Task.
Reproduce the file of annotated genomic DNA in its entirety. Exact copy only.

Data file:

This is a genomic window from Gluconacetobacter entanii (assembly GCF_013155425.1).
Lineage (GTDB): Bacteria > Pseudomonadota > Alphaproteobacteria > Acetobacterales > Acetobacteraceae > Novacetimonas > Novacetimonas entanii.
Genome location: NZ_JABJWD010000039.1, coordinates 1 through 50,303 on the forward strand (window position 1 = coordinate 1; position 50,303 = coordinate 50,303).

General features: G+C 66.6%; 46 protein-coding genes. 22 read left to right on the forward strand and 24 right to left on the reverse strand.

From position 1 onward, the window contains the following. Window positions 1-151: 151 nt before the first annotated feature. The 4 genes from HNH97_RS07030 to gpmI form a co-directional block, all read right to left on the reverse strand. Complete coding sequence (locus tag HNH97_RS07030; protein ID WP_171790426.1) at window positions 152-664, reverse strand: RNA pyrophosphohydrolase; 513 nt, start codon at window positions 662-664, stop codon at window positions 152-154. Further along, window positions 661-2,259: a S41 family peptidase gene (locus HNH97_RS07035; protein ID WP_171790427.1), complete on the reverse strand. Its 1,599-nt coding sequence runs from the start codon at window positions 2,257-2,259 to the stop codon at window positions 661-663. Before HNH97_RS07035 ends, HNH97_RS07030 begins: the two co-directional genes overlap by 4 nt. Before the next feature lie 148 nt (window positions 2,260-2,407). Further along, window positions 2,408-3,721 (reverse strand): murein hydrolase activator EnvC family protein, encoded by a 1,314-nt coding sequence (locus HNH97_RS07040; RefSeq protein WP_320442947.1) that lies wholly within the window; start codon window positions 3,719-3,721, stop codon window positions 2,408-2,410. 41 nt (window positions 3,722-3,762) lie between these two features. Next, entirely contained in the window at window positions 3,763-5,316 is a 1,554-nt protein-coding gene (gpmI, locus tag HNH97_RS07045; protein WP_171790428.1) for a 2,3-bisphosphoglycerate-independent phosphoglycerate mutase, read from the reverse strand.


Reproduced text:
This is a genomic window from Gluconacetobacter entanii (assembly GCF_013155425.1).
Lineage (GTDB): Bacteria > Pseudomonadota > Alphaproteobacteria > Acetobacterales > Acetobacteraceae > Novacetimonas > Novacetimonas entanii.
Genome location: NZ_JABJWD010000039.1, coordinates 1 through 50,303 on the forward strand (window position 1 = coordinate 1; position 50,303 = coordinate 50,303).

General features: G+C 66.6%; 46 protein-coding genes. 22 read left to right on the forward strand and 24 right to left on the reverse strand.

From position 1 onward, the window contains the following. Window positions 1-151: 151 nt before the first annotated feature. The 4 genes from HNH97_RS07030 to gpmI form a co-directional block, all read right to left on the reverse strand. Complete coding sequence (locus tag HNH97_RS07030; protein ID WP_171790426.1) at window positions 152-664, reverse strand: RNA pyrophosphohydrolase; 513 nt, start codon at window positions 662-664, stop codon at window positions 152-154. Further along, window positions 661-2,259: a S41 family peptidase gene (locus HNH97_RS07035; protein ID WP_171790427.1), complete on the reverse strand. Its 1,599-nt coding sequence runs from the start codon at window positions 2,257-2,259 to the stop codon at window positions 661-663. Before HNH97_RS07035 ends, HNH97_RS07030 begins: the two co-directional genes overlap by 4 nt. Before the next feature lie 148 nt (window positions 2,260-2,407). Further along, window positions 2,408-3,721 (reverse strand): murein hydrolase activator EnvC family protein, encoded by a 1,314-nt coding sequence (locus HNH97_RS07040; RefSeq protein WP_320442947.1) that lies wholly within the window; start codon window positions 3,719-3,721, stop codon window positions 2,408-2,410. 41 nt (window positions 3,722-3,762) lie between these two features. Next, entirely contained in the window at window positions 3,763-5,316 is a 1,554-nt protein-coding gene (gpmI, locus tag HNH97_RS07045; protein WP_171790428.1) for a 2,3-bisphosphoglycerate-independent phosphoglycerate mutase, read from the reverse strand.